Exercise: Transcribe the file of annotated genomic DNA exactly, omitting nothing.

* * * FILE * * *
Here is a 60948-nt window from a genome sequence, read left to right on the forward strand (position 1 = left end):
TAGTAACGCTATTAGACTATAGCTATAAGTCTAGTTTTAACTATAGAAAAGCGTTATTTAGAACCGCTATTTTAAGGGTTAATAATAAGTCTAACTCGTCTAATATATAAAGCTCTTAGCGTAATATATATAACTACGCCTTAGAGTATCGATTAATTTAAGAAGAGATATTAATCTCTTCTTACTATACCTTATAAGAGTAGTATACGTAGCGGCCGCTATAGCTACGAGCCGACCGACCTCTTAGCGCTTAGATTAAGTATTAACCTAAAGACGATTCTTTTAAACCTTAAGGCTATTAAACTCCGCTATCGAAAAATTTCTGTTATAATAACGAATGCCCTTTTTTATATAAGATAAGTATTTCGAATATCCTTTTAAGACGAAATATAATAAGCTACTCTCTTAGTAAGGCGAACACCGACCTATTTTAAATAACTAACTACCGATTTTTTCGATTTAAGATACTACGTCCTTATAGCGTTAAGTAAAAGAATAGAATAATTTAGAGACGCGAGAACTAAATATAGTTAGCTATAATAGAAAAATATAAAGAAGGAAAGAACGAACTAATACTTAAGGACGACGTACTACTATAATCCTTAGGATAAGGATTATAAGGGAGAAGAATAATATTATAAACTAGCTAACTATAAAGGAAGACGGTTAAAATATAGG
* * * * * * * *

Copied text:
Here is a 60948-nt window from a genome sequence, read left to right on the forward strand (position 1 = left end):
TAGTAACGCTATTAGACTATAGCTATAAGTCTAGTTTTAACTATAGAAAAGCGTTATTTAGAACCGCTATTTTAAGGGTTAATAATAAGTCTAACTCGTCTAATATATAAAGCTCTTAGCGTAATATATATAACTACGCCTTAGAGTATCGATTAATTTAAGAAGAGATATTAATCTCTTCTTACTATACCTTATAAGAGTAGTATACGTAGCGGCCGCTATAGCTACGAGCCGACCGACCTCTTAGCGCTTAGATTAAGTATTAACCTAAAGACGATTCTTTTAAACCTTAAGGCTATTAAACTCCGCTATCGAAAAATTTCTGTTATAATAACGAATGCCCTTTTTTATATAAGATAAGTATTTCGAATATCCTTTTAAGACGAAATATAATAAGCTACTCTCTTAGTAAGGCGAACACCGACCTATTTTAAATAACTAACTACCGATTTTTTCGATTTAAGATACTACGTCCTTATAGCGTTAAGTAAAAGAATAGAATAATTTAGAGACGCGAGAACTAAATATAGTTAGCTATAATAGAAAAATATAAAGAAGGAAAGAACGAACTAATACTTAAGGACGACGTACTACTATAATCCTTAGGATAAGGATTATAAGGGAGAAGAATAATATTATAAACTAGCTAACTATAAAGGAAGACGGTTAAAATATAGG